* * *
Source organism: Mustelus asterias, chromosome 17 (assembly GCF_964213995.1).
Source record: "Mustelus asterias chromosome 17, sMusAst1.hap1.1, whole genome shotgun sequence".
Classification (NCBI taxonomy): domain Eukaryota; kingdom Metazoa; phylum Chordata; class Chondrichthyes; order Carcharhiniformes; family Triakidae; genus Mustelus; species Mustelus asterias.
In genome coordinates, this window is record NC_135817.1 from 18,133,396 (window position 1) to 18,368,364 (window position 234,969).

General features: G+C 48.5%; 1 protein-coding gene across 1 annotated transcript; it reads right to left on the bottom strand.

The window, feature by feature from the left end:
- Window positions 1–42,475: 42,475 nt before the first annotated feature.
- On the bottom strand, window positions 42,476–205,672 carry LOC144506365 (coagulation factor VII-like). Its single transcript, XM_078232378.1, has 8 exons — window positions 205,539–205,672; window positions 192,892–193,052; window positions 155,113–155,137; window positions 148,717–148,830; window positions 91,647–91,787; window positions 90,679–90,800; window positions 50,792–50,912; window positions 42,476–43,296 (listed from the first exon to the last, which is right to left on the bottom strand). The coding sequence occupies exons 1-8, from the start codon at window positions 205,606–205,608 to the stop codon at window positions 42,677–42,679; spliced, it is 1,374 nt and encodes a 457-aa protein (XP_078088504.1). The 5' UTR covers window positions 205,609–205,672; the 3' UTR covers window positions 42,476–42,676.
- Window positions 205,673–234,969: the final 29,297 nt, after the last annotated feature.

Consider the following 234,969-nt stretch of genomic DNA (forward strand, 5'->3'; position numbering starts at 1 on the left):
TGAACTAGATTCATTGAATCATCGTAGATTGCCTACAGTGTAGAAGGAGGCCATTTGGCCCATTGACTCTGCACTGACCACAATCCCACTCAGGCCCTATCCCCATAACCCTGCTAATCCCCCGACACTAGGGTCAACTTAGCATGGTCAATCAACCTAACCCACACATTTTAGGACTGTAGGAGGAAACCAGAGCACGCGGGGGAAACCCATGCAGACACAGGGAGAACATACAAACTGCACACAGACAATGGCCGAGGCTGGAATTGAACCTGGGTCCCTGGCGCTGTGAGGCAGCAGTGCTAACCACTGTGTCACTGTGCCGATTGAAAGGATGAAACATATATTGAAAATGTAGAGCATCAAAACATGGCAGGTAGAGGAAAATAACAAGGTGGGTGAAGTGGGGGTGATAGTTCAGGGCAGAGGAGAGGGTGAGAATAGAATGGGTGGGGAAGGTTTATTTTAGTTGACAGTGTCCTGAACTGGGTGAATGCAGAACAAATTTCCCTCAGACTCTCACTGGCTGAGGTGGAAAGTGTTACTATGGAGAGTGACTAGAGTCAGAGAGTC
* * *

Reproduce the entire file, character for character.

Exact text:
Source organism: Mustelus asterias, chromosome 17 (assembly GCF_964213995.1).
Source record: "Mustelus asterias chromosome 17, sMusAst1.hap1.1, whole genome shotgun sequence".
Classification (NCBI taxonomy): domain Eukaryota; kingdom Metazoa; phylum Chordata; class Chondrichthyes; order Carcharhiniformes; family Triakidae; genus Mustelus; species Mustelus asterias.
In genome coordinates, this window is record NC_135817.1 from 18,133,396 (window position 1) to 18,368,364 (window position 234,969).

General features: G+C 48.5%; 1 protein-coding gene across 1 annotated transcript; it reads right to left on the bottom strand.

The window, feature by feature from the left end:
- Window positions 1–42,475: 42,475 nt before the first annotated feature.
- On the bottom strand, window positions 42,476–205,672 carry LOC144506365 (coagulation factor VII-like). Its single transcript, XM_078232378.1, has 8 exons — window positions 205,539–205,672; window positions 192,892–193,052; window positions 155,113–155,137; window positions 148,717–148,830; window positions 91,647–91,787; window positions 90,679–90,800; window positions 50,792–50,912; window positions 42,476–43,296 (listed from the first exon to the last, which is right to left on the bottom strand). The coding sequence occupies exons 1-8, from the start codon at window positions 205,606–205,608 to the stop codon at window positions 42,677–42,679; spliced, it is 1,374 nt and encodes a 457-aa protein (XP_078088504.1). The 5' UTR covers window positions 205,609–205,672; the 3' UTR covers window positions 42,476–42,676.
- Window positions 205,673–234,969: the final 29,297 nt, after the last annotated feature.

Consider the following 234,969-nt stretch of genomic DNA (forward strand, 5'->3'; position numbering starts at 1 on the left):
TGAACTAGATTCATTGAATCATCGTAGATTGCCTACAGTGTAGAAGGAGGCCATTTGGCCCATTGACTCTGCACTGACCACAATCCCACTCAGGCCCTATCCCCATAACCCTGCTAATCCCCCGACACTAGGGTCAACTTAGCATGGTCAATCAACCTAACCCACACATTTTAGGACTGTAGGAGGAAACCAGAGCACGCGGGGGAAACCCATGCAGACACAGGGAGAACATACAAACTGCACACAGACAATGGCCGAGGCTGGAATTGAACCTGGGTCCCTGGCGCTGTGAGGCAGCAGTGCTAACCACTGTGTCACTGTGCCGATTGAAAGGATGAAACATATATTGAAAATGTAGAGCATCAAAACATGGCAGGTAGAGGAAAATAACAAGGTGGGTGAAGTGGGGGTGATAGTTCAGGGCAGAGGAGAGGGTGAGAATAGAATGGGTGGGGAAGGTTTATTTTAGTTGACAGTGTCCTGAACTGGGTGAATGCAGAACAAATTTCCCTCAGACTCTCACTGGCTGAGGTGGAAAGTGTTACTATGGAGAGTGACTAGAGTCAGAGAGTC